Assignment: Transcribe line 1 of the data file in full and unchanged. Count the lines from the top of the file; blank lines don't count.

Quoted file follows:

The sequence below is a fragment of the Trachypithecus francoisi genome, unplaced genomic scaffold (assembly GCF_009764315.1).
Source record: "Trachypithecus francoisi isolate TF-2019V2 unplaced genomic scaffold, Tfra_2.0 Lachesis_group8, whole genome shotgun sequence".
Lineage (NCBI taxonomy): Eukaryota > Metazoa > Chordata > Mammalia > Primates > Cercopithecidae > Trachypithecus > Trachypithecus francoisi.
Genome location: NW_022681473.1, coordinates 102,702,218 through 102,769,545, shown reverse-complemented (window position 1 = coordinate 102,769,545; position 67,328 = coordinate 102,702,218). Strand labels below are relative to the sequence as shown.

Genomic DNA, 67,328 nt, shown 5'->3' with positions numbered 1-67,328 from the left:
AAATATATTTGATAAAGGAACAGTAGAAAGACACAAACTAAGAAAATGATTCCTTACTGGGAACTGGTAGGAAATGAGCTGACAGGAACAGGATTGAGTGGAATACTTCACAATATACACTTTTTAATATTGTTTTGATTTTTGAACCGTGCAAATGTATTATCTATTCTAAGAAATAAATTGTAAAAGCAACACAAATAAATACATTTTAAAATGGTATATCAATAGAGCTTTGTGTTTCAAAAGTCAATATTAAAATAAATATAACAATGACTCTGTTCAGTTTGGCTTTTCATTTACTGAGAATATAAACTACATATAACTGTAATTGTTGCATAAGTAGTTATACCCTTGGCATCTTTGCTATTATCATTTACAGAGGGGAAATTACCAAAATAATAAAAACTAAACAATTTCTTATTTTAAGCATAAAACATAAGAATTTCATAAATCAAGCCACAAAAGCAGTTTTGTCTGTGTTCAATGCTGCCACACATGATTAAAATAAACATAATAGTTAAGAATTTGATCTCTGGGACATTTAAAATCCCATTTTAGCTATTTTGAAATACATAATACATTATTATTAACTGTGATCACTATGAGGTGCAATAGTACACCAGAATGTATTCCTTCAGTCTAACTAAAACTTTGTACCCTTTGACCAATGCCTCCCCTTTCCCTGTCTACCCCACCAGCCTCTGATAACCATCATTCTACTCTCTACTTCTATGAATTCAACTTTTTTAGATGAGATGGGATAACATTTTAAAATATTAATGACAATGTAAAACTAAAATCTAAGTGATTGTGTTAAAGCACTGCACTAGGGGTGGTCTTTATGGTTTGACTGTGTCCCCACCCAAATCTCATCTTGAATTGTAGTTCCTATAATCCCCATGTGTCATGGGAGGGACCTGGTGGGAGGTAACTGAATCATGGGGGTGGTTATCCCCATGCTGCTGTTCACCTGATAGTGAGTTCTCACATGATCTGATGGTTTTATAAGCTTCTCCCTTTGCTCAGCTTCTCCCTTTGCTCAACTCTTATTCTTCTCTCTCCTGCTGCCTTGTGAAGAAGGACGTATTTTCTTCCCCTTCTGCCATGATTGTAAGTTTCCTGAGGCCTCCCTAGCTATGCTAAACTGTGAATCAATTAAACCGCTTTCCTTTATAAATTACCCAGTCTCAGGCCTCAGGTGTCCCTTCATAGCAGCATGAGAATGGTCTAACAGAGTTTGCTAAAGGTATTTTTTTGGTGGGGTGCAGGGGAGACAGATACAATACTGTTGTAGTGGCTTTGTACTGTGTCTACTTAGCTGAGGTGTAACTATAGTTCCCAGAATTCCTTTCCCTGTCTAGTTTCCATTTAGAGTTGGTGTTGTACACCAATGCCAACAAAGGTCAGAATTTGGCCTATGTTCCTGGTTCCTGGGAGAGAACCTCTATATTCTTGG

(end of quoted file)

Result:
The sequence below is a fragment of the Trachypithecus francoisi genome, unplaced genomic scaffold (assembly GCF_009764315.1).